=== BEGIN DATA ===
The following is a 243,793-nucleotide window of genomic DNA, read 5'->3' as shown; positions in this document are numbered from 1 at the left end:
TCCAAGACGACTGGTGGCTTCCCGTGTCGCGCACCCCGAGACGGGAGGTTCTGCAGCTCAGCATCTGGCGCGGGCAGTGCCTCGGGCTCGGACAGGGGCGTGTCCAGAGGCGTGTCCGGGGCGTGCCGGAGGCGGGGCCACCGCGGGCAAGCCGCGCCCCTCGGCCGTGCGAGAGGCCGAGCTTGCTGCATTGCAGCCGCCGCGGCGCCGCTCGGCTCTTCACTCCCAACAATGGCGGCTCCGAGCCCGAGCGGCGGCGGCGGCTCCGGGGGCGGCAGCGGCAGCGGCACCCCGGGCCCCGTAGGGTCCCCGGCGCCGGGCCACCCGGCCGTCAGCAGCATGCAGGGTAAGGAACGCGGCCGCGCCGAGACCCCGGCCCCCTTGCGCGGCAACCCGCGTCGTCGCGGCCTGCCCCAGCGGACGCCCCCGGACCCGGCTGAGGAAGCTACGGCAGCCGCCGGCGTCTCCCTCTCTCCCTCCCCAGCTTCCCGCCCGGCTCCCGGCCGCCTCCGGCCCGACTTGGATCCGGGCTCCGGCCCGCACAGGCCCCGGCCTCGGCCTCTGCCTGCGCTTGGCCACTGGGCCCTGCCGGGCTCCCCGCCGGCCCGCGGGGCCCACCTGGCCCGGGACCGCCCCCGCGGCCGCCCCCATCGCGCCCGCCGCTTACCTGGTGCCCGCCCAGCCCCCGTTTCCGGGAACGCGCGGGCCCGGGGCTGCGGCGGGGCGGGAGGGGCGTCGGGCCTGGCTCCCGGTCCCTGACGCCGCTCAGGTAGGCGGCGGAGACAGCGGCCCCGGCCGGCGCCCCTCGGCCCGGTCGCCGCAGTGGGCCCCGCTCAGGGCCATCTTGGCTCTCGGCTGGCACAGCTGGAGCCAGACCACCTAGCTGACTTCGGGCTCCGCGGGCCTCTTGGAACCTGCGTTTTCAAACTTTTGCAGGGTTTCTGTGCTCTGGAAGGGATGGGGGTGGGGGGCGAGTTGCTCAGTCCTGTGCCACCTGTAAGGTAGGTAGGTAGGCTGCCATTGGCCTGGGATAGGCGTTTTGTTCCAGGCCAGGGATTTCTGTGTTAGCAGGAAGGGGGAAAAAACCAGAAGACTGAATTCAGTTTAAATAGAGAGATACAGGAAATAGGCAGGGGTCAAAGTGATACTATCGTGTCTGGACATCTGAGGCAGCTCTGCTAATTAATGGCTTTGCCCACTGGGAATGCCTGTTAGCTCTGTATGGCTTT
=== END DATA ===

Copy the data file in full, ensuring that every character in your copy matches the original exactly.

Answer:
The following is a 243,793-nucleotide window of genomic DNA, read 5'->3' as shown; positions in this document are numbered from 1 at the left end:
TCCAAGACGACTGGTGGCTTCCCGTGTCGCGCACCCCGAGACGGGAGGTTCTGCAGCTCAGCATCTGGCGCGGGCAGTGCCTCGGGCTCGGACAGGGGCGTGTCCAGAGGCGTGTCCGGGGCGTGCCGGAGGCGGGGCCACCGCGGGCAAGCCGCGCCCCTCGGCCGTGCGAGAGGCCGAGCTTGCTGCATTGCAGCCGCCGCGGCGCCGCTCGGCTCTTCACTCCCAACAATGGCGGCTCCGAGCCCGAGCGGCGGCGGCGGCTCCGGGGGCGGCAGCGGCAGCGGCACCCCGGGCCCCGTAGGGTCCCCGGCGCCGGGCCACCCGGCCGTCAGCAGCATGCAGGGTAAGGAACGCGGCCGCGCCGAGACCCCGGCCCCCTTGCGCGGCAACCCGCGTCGTCGCGGCCTGCCCCAGCGGACGCCCCCGGACCCGGCTGAGGAAGCTACGGCAGCCGCCGGCGTCTCCCTCTCTCCCTCCCCAGCTTCCCGCCCGGCTCCCGGCCGCCTCCGGCCCGACTTGGATCCGGGCTCCGGCCCGCACAGGCCCCGGCCTCGGCCTCTGCCTGCGCTTGGCCACTGGGCCCTGCCGGGCTCCCCGCCGGCCCGCGGGGCCCACCTGGCCCGGGACCGCCCCCGCGGCCGCCCCCATCGCGCCCGCCGCTTACCTGGTGCCCGCCCAGCCCCCGTTTCCGGGAACGCGCGGGCCCGGGGCTGCGGCGGGGCGGGAGGGGCGTCGGGCCTGGCTCCCGGTCCCTGACGCCGCTCAGGTAGGCGGCGGAGACAGCGGCCCCGGCCGGCGCCCCTCGGCCCGGTCGCCGCAGTGGGCCCCGCTCAGGGCCATCTTGGCTCTCGGCTGGCACAGCTGGAGCCAGACCACCTAGCTGACTTCGGGCTCCGCGGGCCTCTTGGAACCTGCGTTTTCAAACTTTTGCAGGGTTTCTGTGCTCTGGAAGGGATGGGGGTGGGGGGCGAGTTGCTCAGTCCTGTGCCACCTGTAAGGTAGGTAGGTAGGCTGCCATTGGCCTGGGATAGGCGTTTTGTTCCAGGCCAGGGATTTCTGTGTTAGCAGGAAGGGGGAAAAAACCAGAAGACTGAATTCAGTTTAAATAGAGAGATACAGGAAATAGGCAGGGGTCAAAGTGATACTATCGTGTCTGGACATCTGAGGCAGCTCTGCTAATTAATGGCTTTGCCCACTGGGAATGCCTGTTAGCTCTGTATGGCTTT